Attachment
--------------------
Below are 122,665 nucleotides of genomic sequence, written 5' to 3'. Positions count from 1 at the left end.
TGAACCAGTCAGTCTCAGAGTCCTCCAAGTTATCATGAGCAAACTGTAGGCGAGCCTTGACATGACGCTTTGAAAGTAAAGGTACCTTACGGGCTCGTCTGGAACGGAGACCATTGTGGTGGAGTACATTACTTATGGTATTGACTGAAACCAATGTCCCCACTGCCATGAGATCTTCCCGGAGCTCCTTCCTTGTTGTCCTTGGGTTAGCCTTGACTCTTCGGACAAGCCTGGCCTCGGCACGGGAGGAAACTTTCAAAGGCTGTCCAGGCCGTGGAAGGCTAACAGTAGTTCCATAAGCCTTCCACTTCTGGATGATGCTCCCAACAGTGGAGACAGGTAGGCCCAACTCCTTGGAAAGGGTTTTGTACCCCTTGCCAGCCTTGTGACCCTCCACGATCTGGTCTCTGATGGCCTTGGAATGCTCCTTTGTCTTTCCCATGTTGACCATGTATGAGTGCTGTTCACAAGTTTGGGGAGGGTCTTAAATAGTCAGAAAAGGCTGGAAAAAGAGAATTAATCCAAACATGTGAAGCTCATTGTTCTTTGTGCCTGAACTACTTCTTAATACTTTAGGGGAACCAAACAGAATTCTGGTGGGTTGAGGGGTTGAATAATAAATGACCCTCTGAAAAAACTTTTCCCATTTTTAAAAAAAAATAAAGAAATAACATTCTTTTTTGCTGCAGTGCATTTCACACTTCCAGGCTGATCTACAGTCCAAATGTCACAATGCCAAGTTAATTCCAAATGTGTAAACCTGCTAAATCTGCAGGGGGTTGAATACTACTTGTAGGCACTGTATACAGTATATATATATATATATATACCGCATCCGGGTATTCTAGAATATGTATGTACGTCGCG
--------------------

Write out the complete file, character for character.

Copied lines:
Below are 122,665 nucleotides of genomic sequence, written 5' to 3'. Positions count from 1 at the left end.
TGAACCAGTCAGTCTCAGAGTCCTCCAAGTTATCATGAGCAAACTGTAGGCGAGCCTTGACATGACGCTTTGAAAGTAAAGGTACCTTACGGGCTCGTCTGGAACGGAGACCATTGTGGTGGAGTACATTACTTATGGTATTGACTGAAACCAATGTCCCCACTGCCATGAGATCTTCCCGGAGCTCCTTCCTTGTTGTCCTTGGGTTAGCCTTGACTCTTCGGACAAGCCTGGCCTCGGCACGGGAGGAAACTTTCAAAGGCTGTCCAGGCCGTGGAAGGCTAACAGTAGTTCCATAAGCCTTCCACTTCTGGATGATGCTCCCAACAGTGGAGACAGGTAGGCCCAACTCCTTGGAAAGGGTTTTGTACCCCTTGCCAGCCTTGTGACCCTCCACGATCTGGTCTCTGATGGCCTTGGAATGCTCCTTTGTCTTTCCCATGTTGACCATGTATGAGTGCTGTTCACAAGTTTGGGGAGGGTCTTAAATAGTCAGAAAAGGCTGGAAAAAGAGAATTAATCCAAACATGTGAAGCTCATTGTTCTTTGTGCCTGAACTACTTCTTAATACTTTAGGGGAACCAAACAGAATTCTGGTGGGTTGAGGGGTTGAATAATAAATGACCCTCTGAAAAAACTTTTCCCATTTTTAAAAAAAAATAAAGAAATAACATTCTTTTTTGCTGCAGTGCATTTCACACTTCCAGGCTGATCTACAGTCCAAATGTCACAATGCCAAGTTAATTCCAAATGTGTAAACCTGCTAAATCTGCAGGGGGTTGAATACTACTTGTAGGCACTGTATACAGTATATATATATATATATATACCGCATCCGGGTATTCTAGAATATGTATGTACGTCGCG